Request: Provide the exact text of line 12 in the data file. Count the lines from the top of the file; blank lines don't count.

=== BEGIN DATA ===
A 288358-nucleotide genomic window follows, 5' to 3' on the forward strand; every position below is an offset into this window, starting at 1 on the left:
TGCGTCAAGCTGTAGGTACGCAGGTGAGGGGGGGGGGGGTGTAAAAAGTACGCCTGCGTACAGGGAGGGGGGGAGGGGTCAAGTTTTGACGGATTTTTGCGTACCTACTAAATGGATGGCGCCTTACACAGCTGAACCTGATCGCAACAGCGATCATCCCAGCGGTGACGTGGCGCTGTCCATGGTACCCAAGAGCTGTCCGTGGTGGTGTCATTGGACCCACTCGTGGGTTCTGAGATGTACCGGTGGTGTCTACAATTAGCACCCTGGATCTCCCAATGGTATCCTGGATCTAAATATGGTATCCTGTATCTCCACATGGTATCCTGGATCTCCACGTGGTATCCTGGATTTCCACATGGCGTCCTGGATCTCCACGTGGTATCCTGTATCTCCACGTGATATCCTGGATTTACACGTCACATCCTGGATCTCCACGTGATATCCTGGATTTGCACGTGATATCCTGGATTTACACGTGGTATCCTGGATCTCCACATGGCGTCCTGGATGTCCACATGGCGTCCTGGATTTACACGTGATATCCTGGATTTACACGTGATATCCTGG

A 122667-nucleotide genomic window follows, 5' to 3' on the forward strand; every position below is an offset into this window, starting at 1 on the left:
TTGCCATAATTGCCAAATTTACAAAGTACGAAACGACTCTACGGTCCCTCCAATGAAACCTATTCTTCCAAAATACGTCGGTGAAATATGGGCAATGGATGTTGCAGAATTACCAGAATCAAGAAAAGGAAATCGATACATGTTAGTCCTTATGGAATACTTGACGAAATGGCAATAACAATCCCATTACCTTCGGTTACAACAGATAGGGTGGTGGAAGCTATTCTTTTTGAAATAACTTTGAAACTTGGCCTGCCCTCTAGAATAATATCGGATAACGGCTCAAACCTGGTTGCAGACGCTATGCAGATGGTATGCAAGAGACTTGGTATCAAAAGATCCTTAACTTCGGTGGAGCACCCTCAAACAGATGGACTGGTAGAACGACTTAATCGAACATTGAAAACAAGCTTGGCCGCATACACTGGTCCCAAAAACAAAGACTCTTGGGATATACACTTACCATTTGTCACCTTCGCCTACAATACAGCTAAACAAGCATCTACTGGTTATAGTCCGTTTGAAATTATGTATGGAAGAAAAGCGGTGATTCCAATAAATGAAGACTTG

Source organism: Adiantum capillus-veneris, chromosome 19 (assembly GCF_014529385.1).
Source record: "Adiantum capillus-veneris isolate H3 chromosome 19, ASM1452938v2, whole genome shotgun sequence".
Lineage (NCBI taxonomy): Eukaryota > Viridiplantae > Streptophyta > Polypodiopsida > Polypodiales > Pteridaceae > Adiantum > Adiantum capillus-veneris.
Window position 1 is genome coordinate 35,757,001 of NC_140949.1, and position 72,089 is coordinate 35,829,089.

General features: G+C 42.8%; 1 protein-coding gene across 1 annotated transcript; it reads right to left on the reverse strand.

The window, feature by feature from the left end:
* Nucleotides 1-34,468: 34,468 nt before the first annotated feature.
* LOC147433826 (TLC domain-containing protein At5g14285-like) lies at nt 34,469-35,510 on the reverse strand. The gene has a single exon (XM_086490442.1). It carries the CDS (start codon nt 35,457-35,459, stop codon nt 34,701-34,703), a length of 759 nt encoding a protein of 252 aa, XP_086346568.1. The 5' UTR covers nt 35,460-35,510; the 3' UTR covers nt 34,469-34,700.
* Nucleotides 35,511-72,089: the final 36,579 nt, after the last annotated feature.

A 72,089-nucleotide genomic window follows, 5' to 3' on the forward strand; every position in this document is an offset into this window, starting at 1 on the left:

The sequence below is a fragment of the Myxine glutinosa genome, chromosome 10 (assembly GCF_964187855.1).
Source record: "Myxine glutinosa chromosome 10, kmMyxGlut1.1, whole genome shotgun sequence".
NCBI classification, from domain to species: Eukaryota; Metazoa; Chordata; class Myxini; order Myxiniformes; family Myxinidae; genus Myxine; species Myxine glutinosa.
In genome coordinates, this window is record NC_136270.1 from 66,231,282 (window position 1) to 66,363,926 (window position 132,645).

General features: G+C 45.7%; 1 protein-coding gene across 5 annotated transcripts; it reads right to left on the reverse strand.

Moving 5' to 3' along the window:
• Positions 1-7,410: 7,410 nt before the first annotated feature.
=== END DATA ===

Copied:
* LOC147433826 (TLC domain-containing protein At5g14285-like) lies at nt 34,469-35,510 on the reverse strand. The gene has a single exon (XM_086490442.1). It carries the CDS (start codon nt 35,457-35,459, stop codon nt 34,701-34,703), a length of 759 nt encoding a protein of 252 aa, XP_086346568.1. The 5' UTR covers nt 35,460-35,510; the 3' UTR covers nt 34,469-34,700.